Art News – weekly round-up

  • Published 11 April 2014

Maria Miller's resignation, a mummy uncovered at the British Museum and record-breaking Chinese porcelain – we round up the top art stories of the week.

Maria Miller resigned as Culture Secretary this week David Jones/PA

Maria Miller resigned as Culture Secretary this week


David Jones/PA

Culture Secretary resigns

Maria Miller resigned this week, saying in a letter to David Cameron that the controversy about her expenses has been a 'distraction'. Richard Morrison refers to the former Culture Secretary as a ‘philistine peg in a cultural hole’ in The Times, while the Financial Times outlines the most difficult issues she faced in the role.

Mummy marvels uncovered

Archaeologists at the British Museum have used the latest technology to scan the mummified body of Tamut, a singer in a temple in Luxor. The Telegraph reports on the wealth of new information that has been discovered, including the fact that she suffered from furred arteries and may have died of a heart attack or a stroke. The findings will form part of a new exhibition at the museum opening next month called Ancient Lives, New Discoveries.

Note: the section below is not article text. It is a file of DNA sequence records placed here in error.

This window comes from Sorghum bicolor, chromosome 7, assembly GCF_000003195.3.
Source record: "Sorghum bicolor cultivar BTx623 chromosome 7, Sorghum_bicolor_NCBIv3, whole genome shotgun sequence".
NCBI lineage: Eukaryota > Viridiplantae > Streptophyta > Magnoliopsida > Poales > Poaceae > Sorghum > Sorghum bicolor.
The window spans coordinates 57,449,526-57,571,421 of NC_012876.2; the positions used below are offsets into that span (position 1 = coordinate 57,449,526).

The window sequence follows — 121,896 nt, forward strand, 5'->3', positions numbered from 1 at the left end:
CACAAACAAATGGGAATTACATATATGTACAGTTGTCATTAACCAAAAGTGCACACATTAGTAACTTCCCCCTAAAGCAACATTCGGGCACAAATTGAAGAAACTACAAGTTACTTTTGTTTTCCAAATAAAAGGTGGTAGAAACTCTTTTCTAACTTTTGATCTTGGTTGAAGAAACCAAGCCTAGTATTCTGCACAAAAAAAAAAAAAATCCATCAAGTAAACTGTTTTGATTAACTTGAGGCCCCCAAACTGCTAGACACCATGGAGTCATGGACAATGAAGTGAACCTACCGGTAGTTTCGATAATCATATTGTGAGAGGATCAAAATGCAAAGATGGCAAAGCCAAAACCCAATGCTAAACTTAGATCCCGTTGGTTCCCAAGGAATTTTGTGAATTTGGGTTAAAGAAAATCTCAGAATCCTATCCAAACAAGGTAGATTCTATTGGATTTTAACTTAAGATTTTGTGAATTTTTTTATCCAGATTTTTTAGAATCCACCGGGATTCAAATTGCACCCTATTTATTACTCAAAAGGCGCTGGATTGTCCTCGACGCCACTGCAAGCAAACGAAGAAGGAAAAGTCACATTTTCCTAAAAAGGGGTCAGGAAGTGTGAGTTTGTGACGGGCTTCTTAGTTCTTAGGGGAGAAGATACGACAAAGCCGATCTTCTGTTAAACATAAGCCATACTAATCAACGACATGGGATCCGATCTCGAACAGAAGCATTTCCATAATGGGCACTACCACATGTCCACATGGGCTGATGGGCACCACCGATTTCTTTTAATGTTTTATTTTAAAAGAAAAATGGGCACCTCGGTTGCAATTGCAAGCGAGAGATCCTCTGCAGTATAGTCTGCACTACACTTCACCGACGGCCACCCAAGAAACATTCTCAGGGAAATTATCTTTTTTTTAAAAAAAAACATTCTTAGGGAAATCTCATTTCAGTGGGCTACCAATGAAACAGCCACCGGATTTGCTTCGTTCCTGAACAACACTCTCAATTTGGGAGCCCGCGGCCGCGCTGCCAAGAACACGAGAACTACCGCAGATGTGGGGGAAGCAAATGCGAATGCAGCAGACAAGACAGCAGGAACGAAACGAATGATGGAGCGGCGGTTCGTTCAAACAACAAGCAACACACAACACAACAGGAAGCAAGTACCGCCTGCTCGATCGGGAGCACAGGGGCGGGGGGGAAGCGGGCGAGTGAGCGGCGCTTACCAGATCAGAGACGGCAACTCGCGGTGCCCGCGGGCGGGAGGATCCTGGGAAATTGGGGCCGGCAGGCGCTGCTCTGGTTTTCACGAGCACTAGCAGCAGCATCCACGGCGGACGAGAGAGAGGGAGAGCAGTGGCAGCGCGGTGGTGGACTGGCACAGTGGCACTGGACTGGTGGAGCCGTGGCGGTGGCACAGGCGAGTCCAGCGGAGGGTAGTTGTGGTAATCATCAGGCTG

Porcelain sets record price

A small cup sold for a record $36 million (£21.5 million) on Tuesday at an auction in Hong Kong, setting a new world record for Chinese porcelain. According to the Guardian the Ming Dynasty white cup, decorated with images of a rooster and a hen, is more than 500 years old. It was bought by a Shanghai collector.

Found Fabergé goes on display

The ‘lost’ Third Imperial Fabergé egg, last seen in public in 1902, will be on display for four days only this April at Harrods. Created by Carl Fabergé in 1887 as an Easter gift for Empress Maria Feodorovna, the tiny egg was seized during the Russian revolution. The Telegraph writes that an American dealer uncovered the item at a bric-a-brac stall, before discovering its significance.

And finally…

The first Nicolas Cage art show is set to take place in San Francisco, with over 80 artists from across the world celebrating the actor. The curator, Ezra Croft, told the Huffington Post that he crowdsourced most of the contributors through website Craigslist.